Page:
An energy dispersive x-ray spectroscopy image was prepared of a representative area from a Terfenol/Al coating. This technique, by resolving the x-ray energy into energies characteristic of particular elements, can be used to map the location of specific elements on the microscopic level. A scanning electron microscope image gave an overall view of the coating showing the Terfenol particles in an aluminum matrix. Three additional images were resolved to show Al, Dy, and Fe. The images confirm than the coating consists of Terfenol particles (high concentrations of Dy, Fe and Tb) in an Al matrix.
(3) Magnetostriction and Magnetic Properties
FIGS. 4A, 4B, 4C and 4D are graphs of magnetostriction, λ, in ppm vs. applied magnetic field, H, in kiloOersteds for coatings where the initial powder mixture consisted of equal parts by volume of Terfenol and matrix metal sprayed onto flat brass stock using various matrix metals. In FIG. 4A the matrix metal powder was Al, in (B) Cu, in (C) Fe and in (D) Mo. The quantity “Lambda” is λ=⅔(λ∥−λ⊥), the difference in strains parallel and perpendicular to the applied field. These curves demonstrate that significant magnetostrictive strain develops in the sprayed composite coatings with an applied magnetic field.
Note from FIGS. 4A and 4B that the magnetostriction values for Al and Cu matrix composites are symmetric around H=0, but that those with Fe and Mo matrix have split, or “butterfly” shaped loops. Such shapes are characteristic of composites in which the RFe2 component has significant magnetic coercivity. Similar shapes are seen in composites prepared from rapidly quenched (melt-spun) RFe2 ribbons having intrinsic coercivity Hci>0.7 kOe. Indeed, Terfenol/Mo composites are noticeably magnetic; pieces of the composite stick to each other magnetically.
To confirm the magnetically hard nature of the composite, the magnetic properties of a Terfenol/Mo composite were measured using a vibrating sample magnetometer. The results are shown in FIG. 5. Curve 500 is a nickel standard used for calibration. Curve 510 shows the magnetic behavior of the Terfenol powder used in the composite; it is magnetically soft with Hci<0.1 kOe. Curve 520 corresponds to the mixed Terfenol/Mo input powder for the spray process, confirming that the starting material is magnetically soft. Curve 530 is the magnetic behavior of the kinetically sprayed composite, which is magnetically hard with Hci=3.7 kOe. Thus, surprisingly the kinetic spray process with mechanically hard metal matrix particles has produced a magnetically hard coating from magnetically soft components. This is a useful aspect of the invention. For example, coercivity in a magnetostrictive element of a torque sensor on a steering shaft helps to maintain the desired circumferential field in the element.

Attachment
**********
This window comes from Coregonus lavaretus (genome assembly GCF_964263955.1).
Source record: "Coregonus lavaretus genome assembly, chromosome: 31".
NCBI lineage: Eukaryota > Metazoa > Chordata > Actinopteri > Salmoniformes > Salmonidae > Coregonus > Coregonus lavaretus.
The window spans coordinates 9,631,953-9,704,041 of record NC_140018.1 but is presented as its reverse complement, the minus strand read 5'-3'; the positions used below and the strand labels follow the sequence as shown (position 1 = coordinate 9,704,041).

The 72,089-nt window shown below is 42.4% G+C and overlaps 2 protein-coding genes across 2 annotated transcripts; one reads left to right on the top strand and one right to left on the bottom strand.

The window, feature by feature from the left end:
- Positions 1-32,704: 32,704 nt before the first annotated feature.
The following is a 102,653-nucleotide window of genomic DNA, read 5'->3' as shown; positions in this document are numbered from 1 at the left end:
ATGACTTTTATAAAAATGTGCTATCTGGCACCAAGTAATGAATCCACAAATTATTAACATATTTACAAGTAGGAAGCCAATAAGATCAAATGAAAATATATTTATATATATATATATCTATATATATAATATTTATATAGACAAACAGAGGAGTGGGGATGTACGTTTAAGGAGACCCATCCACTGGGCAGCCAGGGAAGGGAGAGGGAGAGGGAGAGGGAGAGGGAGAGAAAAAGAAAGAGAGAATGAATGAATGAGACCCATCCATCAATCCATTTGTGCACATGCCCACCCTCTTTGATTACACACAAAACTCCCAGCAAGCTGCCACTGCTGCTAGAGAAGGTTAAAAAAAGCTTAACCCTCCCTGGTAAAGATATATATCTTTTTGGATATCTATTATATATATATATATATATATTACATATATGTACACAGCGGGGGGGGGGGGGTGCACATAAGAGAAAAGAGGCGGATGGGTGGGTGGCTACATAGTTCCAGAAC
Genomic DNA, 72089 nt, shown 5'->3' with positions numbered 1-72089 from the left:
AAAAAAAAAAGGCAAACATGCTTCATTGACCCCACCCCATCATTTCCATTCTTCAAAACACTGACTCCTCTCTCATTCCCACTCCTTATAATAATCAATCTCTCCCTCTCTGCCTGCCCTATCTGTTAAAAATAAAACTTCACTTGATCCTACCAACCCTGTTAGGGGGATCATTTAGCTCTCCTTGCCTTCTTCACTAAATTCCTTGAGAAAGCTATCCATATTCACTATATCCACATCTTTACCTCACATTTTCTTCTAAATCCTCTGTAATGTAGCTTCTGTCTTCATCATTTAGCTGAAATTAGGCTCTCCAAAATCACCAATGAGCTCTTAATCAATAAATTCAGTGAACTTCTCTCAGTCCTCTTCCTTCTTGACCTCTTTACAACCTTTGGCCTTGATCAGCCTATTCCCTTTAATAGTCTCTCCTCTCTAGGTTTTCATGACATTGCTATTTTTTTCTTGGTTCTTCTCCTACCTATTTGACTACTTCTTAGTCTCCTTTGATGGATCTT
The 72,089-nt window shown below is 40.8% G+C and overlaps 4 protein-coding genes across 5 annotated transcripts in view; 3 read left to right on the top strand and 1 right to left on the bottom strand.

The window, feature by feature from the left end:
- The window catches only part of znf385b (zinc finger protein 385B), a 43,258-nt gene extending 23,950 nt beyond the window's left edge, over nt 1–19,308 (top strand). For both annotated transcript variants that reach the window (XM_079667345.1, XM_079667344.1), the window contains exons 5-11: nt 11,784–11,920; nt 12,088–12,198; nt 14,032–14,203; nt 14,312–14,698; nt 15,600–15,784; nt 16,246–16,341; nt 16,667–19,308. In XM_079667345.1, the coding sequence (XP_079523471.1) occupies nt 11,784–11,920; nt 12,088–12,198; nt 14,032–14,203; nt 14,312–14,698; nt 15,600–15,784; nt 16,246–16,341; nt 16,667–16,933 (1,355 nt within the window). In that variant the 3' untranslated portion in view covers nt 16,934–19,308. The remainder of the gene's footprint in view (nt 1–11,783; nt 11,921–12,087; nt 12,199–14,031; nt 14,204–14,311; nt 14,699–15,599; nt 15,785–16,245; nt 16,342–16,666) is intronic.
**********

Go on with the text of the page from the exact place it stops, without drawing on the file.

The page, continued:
(4) Torque Sensor Configuration
Tests of coated shafts in a torque sensor configuration are shown in FIGS. 6-9. The coating was first circumferentially magnetized by external permanent magnets or by passing a large current pulse through a copper rod inserted along the axis of the shaft. A known torque was applied to the shaft and a secondary Hall sensor located 0.3 mm from the coating measured changes in the radial magnetic field generated by the coating in response to the torque.
A strain gauge on the surface of the coating monitored the strain induced in the coating by the applied torque. FIGS. 6 and 7 are for a SmFe2/Cu coating on a Nitronic shaft. The Hall sensor was scanned along the coating in the axial direction three times, first with no applied torque and then with torque values giving induced surface strains of 10 ppm and 20 ppm. FIG. 6 shows the background magnetic field present at zero applied torque as a function of the position of the Hall sensor along the coating. FIG. 7 shows the change in the magnetic field generated for every 10 ppm of strain induced in the coating; this curve is the average of the field difference at 10 ppm strain and one-half of the field difference at 20 ppm of strain.
Similar measurements were performed for a Terfenol/Cu coating on a Nitronic shaft. FIG. 8 again shows the background field at zero applied torque. FIG. 9 displays the difference field data in a manner distinct from than FIG. 7. Here are shown the changes in magnetic field generated by applied torque values of 2 and 11 Nm.
A summary of torque sensitivities is given in following table.
Gun nozzle orientation refers to the orientation of the sheet of spray with the axis of the rotating shaft. The plane of the spray “sheet” was either parallel to the axis of the shaft, or perpendicular to it.
The second column from the right shows the torque sensitivity in terms of G/Nm of applied torque. This quantity, however, is sensitive to the geometry of the shaft and coating (in particular, the compliance of the shaft). The rightmost column gives the torque sensitivity in terms of the field generated per 10 ppm of strain induced in the coating; this provides a more geometry-independent measure of sensitivity.
Thus, it has been demonstrated that magnetostrictive composite coatings can be formed on substrates using powder mixtures of rare earth-iron compounds and matrix metals. The powder mixtures are suspended in a supersonic velocity gas and propelled at high velocity against the substrate surface. The high velocity, high kinetic energy powder spray stream is obtained in a preferred embodiment using suitable gas pressure and temperature and directing the stream through a suitable converging-diverging nozzle to accelerate the gas-powder mixture. The impact of the mixed powders on the substrate deforms the matrix metal particles such that they bond to the substrate and capture the magnetostrictive REFe2 particles in an adherent composite coating. The area and thickness of the composite coating is controlled by suitable movement of the nozzle over the surface of the substrate.
The resulting coating retains the magnetostrictive properties of the rare earth-iron compound in the spray mixture. Moreover, with certain matrix metals such as iron and molybdenum the magnetically soft starting material is converted to a composite coating having useful permanent magnet properties.
While the practice of the invention has been described in terms of certain specific embodiments, it will be appreciated that other forms of the invention could readily be adopted by those skilled in the art. Accordingly, the scope of the invention is to be considered limited only by the following claims.